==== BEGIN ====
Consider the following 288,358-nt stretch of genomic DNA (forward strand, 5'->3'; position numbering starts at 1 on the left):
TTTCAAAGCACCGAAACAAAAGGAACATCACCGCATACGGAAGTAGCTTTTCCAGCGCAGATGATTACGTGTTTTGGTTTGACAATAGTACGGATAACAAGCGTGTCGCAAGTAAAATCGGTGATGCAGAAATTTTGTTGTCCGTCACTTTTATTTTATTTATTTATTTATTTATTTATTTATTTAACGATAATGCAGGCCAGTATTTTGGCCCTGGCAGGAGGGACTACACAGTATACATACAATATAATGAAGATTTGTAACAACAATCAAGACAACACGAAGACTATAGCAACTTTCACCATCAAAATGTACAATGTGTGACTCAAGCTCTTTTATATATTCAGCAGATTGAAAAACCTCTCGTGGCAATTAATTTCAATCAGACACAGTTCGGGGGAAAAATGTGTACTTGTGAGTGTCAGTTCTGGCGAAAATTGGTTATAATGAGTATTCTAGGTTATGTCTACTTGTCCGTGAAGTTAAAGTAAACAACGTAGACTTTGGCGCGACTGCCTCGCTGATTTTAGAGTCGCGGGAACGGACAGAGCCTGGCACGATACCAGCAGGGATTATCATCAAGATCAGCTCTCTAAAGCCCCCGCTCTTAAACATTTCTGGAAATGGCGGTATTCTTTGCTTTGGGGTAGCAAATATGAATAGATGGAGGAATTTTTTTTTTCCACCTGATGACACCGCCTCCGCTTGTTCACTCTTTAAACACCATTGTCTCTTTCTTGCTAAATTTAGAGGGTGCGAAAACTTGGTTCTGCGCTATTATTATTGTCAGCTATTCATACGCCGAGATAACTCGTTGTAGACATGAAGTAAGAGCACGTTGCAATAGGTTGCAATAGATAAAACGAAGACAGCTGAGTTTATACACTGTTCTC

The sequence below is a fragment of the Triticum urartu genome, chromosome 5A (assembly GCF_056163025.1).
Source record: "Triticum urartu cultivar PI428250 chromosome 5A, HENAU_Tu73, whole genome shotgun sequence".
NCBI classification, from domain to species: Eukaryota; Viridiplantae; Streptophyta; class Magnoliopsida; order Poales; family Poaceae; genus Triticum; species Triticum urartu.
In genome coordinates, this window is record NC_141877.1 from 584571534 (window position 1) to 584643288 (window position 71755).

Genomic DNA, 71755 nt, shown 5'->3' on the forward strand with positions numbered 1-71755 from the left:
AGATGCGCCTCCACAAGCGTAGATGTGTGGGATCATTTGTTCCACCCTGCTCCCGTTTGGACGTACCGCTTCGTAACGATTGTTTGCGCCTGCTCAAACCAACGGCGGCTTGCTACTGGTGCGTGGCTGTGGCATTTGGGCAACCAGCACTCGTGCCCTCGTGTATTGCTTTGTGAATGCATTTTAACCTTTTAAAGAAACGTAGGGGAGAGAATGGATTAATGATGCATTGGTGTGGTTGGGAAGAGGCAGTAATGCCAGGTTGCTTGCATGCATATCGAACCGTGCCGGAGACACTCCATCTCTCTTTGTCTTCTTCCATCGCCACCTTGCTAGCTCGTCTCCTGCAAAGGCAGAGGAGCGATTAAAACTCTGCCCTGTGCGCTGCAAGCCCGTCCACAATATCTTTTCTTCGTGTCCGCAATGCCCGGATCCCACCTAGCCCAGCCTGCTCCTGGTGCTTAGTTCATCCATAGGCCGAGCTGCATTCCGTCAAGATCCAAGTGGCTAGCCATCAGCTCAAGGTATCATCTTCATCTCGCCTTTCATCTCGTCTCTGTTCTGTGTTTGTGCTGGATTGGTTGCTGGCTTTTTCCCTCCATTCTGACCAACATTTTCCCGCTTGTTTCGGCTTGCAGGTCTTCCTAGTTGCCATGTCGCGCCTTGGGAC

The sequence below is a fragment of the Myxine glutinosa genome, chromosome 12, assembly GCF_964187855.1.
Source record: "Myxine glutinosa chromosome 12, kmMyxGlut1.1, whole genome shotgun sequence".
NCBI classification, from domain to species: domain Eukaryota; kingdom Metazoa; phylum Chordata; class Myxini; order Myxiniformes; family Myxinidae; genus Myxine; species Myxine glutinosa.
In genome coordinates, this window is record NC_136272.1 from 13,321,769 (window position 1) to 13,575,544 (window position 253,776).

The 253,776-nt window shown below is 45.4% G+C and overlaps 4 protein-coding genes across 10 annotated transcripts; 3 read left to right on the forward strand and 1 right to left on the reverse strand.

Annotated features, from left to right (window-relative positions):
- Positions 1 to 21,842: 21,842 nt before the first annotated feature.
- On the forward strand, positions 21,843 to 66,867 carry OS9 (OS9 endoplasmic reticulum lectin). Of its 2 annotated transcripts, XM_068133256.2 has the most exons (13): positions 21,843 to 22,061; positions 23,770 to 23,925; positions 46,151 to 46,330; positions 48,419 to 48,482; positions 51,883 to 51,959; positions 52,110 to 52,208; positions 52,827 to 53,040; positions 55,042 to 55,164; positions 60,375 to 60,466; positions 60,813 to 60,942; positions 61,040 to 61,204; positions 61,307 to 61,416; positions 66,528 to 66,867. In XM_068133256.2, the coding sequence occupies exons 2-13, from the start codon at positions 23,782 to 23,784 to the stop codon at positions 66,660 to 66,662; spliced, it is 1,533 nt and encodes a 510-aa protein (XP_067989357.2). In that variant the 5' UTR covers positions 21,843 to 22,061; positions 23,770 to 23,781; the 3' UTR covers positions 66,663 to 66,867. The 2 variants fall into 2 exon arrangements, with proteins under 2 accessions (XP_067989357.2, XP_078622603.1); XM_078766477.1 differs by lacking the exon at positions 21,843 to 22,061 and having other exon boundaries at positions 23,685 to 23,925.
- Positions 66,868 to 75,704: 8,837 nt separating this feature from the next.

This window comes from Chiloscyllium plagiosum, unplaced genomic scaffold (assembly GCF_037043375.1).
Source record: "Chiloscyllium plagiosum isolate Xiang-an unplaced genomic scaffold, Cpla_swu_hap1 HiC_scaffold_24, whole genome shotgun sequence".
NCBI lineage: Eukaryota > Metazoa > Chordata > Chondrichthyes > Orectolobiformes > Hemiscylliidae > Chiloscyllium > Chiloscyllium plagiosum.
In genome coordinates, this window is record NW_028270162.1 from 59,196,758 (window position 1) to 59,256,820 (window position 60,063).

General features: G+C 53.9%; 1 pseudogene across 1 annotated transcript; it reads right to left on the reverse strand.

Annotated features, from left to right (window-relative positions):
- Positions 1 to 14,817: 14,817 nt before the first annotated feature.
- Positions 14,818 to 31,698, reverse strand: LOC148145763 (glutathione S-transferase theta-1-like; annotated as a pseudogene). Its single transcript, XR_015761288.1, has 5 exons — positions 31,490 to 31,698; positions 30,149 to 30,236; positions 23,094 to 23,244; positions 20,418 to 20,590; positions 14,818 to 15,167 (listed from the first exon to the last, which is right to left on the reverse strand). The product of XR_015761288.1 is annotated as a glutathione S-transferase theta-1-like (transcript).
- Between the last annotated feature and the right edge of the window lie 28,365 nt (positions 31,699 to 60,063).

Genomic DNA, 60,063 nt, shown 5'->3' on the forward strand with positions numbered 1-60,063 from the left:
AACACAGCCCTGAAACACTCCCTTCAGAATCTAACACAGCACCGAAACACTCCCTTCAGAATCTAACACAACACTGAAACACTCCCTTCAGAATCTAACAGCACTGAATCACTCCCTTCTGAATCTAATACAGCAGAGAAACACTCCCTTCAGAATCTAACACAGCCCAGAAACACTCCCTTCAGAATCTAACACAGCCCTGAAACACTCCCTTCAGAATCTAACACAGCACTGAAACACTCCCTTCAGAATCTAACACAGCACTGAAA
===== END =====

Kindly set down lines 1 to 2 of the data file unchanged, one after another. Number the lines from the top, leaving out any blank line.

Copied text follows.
Consider the following 288,358-nt stretch of genomic DNA (forward strand, 5'->3'; position numbering starts at 1 on the left):
TTTCAAAGCACCGAAACAAAAGGAACATCACCGCATACGGAAGTAGCTTTTCCAGCGCAGATGATTACGTGTTTTGGTTTGACAATAGTACGGATAACAAGCGTGTCGCAAGTAAAATCGGTGATGCAGAAATTTTGTTGTCCGTCACTTTTATTTTATTTATTTATTTATTTATTTATTTATTTAACGATAATGCAGGCCAGTATTTTGGCCCTGGCAGGAGGGACTACACAGTATACATACAATATAATGAAGATTTGTAACAACAATCAAGACAACACGAAGACTATAGCAACTTTCACCATCAAAATGTACAATGTGTGACTCAAGCTCTTTTATATATTCAGCAGATTGAAAAACCTCTCGTGGCAATTAATTTCAATCAGACACAGTTCGGGGGAAAAATGTGTACTTGTGAGTGTCAGTTCTGGCGAAAATTGGTTATAATGAGTATTCTAGGTTATGTCTACTTGTCCGTGAAGTTAAAGTAAACAACGTAGACTTTGGCGCGACTGCCTCGCTGATTTTAGAGTCGCGGGAACGGACAGAGCCTGGCACGATACCAGCAGGGATTATCATCAAGATCAGCTCTCTAAAGCCCCCGCTCTTAAACATTTCTGGAAATGGCGGTATTCTTTGCTTTGGGGTAGCAAATATGAATAGATGGAGGAATTTTTTTTTTCCACCTGATGACACCGCCTCCGCTTGTTCACTCTTTAAACACCATTGTCTCTTTCTTGCTAAATTTAGAGGGTGCGAAAACTTGGTTCTGCGCTATTATTATTGTCAGCTATTCATACGCCGAGATAACTCGTTGTAGACATGAAGTAAGAGCACGTTGCAATAGGTTGCAATAGATAAAACGAAGACAGCTGAGTTTATACACTGTTCTC